Other speakers also sought to make it clear to local progressives that the path to a better health care system will only become more treacherous if Trump succeeds in using the federal courts to destroy the ACA. As Martin pointed out, “Sometimes, we like to think the health care issue has been solved. […] Yes, we want Medicare for All. We want health care for all. But first, we need to protect the Affordable Care Act.”
“People are living in fear, not always over what they now have, but also over what they fear and what they anticipate.”
– U.S. Senator Jacky Rosen
Several of the speakers shared their own health care stories in highlighting the importance of the ACA. Rep. Lee’s own parents struggled to find health insurance after her father was laid off from his job and both were denied insurance due to pre-existing conditions. Martin expressed concern over how the end of the ACA’s lifting of insurance caps on coverage would affect her own coverage. And Washington shared how a car accident she survived in 2015 is still affecting her today.
As Washington recalled, “The surgery I had stemmed from the car accident I had over five years ago. I don’t know if I could have even had this surgery had it not been for the ACA.” She then relayed the questions she would have had to ask had she not had the insurance to cover her surgery: “Should I have this surgery to alleviate my pain? Should I go into debt?”
Earlier in the program, U.S. Senator Jacky Rosen (D) reminded everyone, “Thanks to the Affordable Care Act, over 200,000 Nevadans have coverage through Medicaid expansion. 77,000 Nevadans have coverage through Nevada Health Link. And 19,000 Nevadans can stay on their parents’ health plans.”
Rosen then noted something else that has made this year more difficult for millions of Americans: “People are living in fear, not always over what they now have, but also over what they fear and what they anticipate.”
“Health care was on the ballot then, and health care is on the ballot now.”
– U.S. Senator Jacky Rosen
During the call, multiple speakers pointed out that despite his repeated claims otherwise, Donald Trump has no plan to replace the Affordable Care Act’s patient protections and expansion of coverage should the Supreme Court strike it all down. Trump likes to brag about his executive orders, but those executive orders don’t actually guarantee anything.
And going back to the very sketchy “legal reasoning” behind the lawsuit that Republicans are using to threaten the ACA yet again, which is that the 2017 Trump Tax Law’s zeroing out of the individual mandate somehow negates the entire 2010 ACA, Cortez Masto reminded everyone that when Congress actually voted on ACA repeal in 2017 and 2018, ACA repeal failed. Or as Cortez Masto described it, “I was there in 2017, when Republicans under [Senate Majority Leader] Mitch McConnell [R-Kentucky] tried to repeal the Affordable Care Act. Thanks to some of my colleagues on the other side of the aisle, including John McCain […], they didn’t succeed.”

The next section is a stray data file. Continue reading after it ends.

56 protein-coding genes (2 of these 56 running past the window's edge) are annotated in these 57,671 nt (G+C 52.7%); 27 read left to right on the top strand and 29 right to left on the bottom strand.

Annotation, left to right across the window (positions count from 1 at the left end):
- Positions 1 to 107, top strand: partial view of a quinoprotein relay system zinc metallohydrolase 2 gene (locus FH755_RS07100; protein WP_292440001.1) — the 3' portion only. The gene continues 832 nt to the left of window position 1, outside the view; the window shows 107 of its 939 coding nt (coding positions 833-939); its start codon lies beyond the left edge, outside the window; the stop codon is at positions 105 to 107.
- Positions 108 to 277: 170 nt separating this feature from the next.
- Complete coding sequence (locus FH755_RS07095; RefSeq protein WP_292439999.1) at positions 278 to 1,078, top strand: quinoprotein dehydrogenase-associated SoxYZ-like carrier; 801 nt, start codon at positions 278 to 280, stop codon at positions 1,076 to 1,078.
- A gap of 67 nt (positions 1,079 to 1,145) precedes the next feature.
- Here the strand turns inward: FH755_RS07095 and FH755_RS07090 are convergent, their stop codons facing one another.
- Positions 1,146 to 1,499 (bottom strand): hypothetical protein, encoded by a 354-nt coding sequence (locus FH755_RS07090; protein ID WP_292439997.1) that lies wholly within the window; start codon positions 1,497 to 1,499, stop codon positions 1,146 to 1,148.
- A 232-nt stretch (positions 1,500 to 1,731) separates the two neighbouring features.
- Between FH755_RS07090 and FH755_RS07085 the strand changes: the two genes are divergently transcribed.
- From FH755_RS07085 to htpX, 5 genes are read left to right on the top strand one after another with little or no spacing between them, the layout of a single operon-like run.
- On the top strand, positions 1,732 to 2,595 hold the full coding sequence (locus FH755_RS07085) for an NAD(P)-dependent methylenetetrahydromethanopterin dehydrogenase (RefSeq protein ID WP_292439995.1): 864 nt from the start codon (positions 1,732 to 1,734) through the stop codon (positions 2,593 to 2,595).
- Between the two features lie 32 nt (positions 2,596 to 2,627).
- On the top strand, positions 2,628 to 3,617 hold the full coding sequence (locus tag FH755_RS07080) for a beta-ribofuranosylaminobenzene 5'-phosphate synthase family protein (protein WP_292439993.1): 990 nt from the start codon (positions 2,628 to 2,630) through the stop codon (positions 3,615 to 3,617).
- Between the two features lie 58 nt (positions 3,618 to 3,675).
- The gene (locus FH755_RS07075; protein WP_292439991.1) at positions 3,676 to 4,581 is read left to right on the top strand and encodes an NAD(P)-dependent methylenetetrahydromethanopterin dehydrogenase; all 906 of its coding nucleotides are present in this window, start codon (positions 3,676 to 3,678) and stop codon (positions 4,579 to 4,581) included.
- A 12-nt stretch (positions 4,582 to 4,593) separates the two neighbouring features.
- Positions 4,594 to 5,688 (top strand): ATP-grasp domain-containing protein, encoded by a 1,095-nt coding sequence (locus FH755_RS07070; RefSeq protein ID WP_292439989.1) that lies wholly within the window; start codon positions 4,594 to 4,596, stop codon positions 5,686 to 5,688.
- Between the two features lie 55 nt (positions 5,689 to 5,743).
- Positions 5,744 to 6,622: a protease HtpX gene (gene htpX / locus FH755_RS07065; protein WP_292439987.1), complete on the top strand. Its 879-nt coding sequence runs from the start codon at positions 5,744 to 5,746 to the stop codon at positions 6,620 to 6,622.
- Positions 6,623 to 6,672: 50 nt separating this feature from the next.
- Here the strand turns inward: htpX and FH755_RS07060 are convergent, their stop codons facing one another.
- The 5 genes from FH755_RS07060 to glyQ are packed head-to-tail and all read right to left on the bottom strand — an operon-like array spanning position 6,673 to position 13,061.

But with Cortez Masto’s and Rosen’s Republican colleagues hellbent on confirming Barrett to the Supreme Court, what can anyone do to stop them? As Rosen recalled her own election to the Senate in 2018 with health care as a top issue, she declared, “Health care was on the ballot then, and health care is on the ballot now.” And as she promised to continue working to protect and improve the ACA, Lee declared, “I believe the American people will stand up and demand better health care for many more people.”
As we’ve previously discussed, this election probably will determine the future of America’s health care system. And now that Trump is trying to tip the scale at the Supreme Court in his favor, we’re all getting one more brutal reminder that what we do or don’t do in the next three weeks may very well have an effect on what policy makers do or don’t do to solve the health care crisis that’s become part of our everyday lives.
For more information on how to vote this year, check out the Nevada Secretary of State’s comprehensive site explaining our various options this year. If you’re already registered to vote at your current address and you voted in 2018, you will probably be mailed a ballot soon (if you haven’t received it already) thanks to AB 4 becoming state law in August. Once you receive your ballot, you can either mail it in or turn it in at a secure drop-off site. If you still need to register for the first time or update your registration, you can either register to vote online now or at a local voting site when in-person voting begins. And for more information on how to vote this fall, NBC News and The Washington Post have great resource guides to keep on deck.